In our first two posts on digital technology tools for implementing formative assessment in the classroom, we’ve shared tools that covered rubrics and student response systems and no hands up, feedback, and activating self and peers. In this, our final post, we’ll provide you with some digital technology tools that can help educators elicit evidence of student learning – one of the cornerstones of effective formative assessment.
Eliciting Evidence of Student Learning
+ iThoughts – This mind mapping app for Apple’s iFamily® is a great visual tool to help you brainstorm ideas, plan projects and themes, and set goals. As students discuss ideas and possible answers to discussions, educators can visually see the path that their thinking takes, helping to understand how students are learning.
+ XMind – A mind mapping software for use on computers and laptops.
+ Coggle – A mind mapping tool designed to understand student thinking.
+ Conceptboard – This software facilitates team collaboration in a visual format – similar to mind mapping, but using visual and textual inputs. Compatible on tablets and PCs, Conceptboard can work from multiple devices.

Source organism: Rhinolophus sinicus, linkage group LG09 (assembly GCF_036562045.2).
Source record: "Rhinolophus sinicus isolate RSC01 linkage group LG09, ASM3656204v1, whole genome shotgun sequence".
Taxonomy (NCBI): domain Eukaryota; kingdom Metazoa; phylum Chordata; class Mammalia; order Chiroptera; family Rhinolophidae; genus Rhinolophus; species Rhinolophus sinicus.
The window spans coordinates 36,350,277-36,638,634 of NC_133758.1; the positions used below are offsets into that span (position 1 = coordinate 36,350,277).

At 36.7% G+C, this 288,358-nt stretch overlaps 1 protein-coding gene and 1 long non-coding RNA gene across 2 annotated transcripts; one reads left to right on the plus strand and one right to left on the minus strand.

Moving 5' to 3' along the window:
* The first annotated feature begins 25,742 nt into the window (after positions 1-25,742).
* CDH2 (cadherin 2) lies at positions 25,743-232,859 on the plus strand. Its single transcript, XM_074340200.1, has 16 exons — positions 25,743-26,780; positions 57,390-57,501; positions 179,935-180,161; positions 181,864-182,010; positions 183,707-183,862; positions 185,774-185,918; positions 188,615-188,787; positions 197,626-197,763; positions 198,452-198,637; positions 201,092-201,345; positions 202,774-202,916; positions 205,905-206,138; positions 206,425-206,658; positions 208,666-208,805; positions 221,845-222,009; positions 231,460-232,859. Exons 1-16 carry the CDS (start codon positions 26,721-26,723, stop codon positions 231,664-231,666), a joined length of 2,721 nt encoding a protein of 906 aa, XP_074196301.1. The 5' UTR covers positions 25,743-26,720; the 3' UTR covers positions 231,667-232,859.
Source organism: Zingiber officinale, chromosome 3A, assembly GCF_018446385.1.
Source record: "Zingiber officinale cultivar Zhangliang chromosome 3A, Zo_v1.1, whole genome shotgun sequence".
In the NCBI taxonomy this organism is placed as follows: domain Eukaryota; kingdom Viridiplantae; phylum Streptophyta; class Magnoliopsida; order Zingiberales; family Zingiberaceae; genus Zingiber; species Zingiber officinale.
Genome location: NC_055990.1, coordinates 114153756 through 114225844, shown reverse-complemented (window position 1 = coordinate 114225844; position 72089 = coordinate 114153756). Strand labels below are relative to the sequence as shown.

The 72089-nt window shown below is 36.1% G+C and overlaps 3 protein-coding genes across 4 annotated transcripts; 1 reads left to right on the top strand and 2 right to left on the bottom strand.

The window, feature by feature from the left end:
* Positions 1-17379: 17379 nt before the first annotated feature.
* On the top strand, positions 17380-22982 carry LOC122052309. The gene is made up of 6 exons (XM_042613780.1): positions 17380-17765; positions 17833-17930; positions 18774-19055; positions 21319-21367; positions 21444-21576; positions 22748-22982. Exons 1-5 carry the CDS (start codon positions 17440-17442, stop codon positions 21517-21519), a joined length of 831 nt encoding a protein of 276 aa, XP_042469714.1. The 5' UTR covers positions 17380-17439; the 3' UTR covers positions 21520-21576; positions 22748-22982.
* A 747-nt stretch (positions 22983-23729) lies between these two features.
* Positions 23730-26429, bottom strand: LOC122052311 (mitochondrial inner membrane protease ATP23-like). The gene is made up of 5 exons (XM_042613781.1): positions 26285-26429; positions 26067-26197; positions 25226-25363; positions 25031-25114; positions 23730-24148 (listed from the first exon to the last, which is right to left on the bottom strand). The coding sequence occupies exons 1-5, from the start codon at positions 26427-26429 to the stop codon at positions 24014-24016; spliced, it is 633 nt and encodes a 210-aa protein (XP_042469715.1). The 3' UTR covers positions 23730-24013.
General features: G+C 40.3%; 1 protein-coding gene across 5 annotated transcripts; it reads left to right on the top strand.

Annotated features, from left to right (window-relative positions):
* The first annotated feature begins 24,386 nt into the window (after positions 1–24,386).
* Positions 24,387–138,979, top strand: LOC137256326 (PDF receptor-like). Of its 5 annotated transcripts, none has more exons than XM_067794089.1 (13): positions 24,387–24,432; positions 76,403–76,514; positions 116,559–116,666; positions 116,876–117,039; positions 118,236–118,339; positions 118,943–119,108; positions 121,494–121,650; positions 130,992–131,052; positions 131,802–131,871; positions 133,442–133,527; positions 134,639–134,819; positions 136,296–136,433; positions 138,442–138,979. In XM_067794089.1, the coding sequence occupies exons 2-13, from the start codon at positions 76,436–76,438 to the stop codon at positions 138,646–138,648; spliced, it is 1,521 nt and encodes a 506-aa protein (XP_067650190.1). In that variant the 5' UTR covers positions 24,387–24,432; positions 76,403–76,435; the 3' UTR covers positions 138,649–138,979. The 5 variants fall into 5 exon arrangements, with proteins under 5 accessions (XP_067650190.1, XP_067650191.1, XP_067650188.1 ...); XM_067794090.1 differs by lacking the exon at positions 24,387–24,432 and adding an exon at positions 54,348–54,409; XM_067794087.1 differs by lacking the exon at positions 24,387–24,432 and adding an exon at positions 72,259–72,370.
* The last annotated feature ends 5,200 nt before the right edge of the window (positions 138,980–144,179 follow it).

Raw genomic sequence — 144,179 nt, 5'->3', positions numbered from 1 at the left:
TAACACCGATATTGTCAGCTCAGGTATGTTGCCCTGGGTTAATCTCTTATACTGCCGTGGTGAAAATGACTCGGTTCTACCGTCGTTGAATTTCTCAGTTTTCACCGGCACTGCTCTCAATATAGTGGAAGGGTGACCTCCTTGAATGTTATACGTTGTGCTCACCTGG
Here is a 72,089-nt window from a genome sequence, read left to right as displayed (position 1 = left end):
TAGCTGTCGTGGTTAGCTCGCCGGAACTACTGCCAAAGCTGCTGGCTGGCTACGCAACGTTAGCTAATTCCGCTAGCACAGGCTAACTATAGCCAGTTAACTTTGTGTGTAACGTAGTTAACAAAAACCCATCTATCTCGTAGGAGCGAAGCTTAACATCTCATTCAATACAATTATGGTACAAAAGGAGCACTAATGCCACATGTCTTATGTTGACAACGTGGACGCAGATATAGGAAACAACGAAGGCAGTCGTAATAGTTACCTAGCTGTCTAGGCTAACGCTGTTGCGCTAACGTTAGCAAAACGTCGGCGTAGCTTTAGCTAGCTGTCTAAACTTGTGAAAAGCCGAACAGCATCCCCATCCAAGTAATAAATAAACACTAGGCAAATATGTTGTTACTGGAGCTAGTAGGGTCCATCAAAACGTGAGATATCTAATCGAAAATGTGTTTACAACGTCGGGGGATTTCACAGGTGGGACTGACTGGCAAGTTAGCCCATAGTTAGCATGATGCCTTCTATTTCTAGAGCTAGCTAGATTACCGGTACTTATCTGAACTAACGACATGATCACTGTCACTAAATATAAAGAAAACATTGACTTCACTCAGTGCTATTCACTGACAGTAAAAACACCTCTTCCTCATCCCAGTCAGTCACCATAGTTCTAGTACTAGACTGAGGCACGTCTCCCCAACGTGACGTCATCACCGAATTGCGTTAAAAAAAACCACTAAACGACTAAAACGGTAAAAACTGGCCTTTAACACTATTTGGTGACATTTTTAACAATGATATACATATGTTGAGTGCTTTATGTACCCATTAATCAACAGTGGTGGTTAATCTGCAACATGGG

+ TodaysMeet – This online collaboration tool allows educators to create a “room” in which students can share ideas, answers and thoughts to lectures and lessons. Educators can view student responses in real time for evidence of learning.
+ Five Card Flickr – Designed to foster visual thinking, this tool uses the tag feature from photos in Flickr.
+ Ask3 – This app for the iPad allows students and teachers to collaborate on lessons both in and outside of the classroom. Questions can be posted to specific classrooms set up in the app, and students can add their thoughts, answers, and thinking to the whiteboard.
+ AnswerGarden – A tool for online brainstorming or polling, educators can use this real time tool to see student feedback on questions.
Together with our first two posts, we’ve shared 22 digital tools that can help you implement effective formative assessment into classrooms, giving teachers and students a way to meet learning targets. There are many more digital tools out there and we’d love to hear what one’s you’ve used in your classrooms or schools, so share in the comments section below.
Photo credit to Brad Flickinger.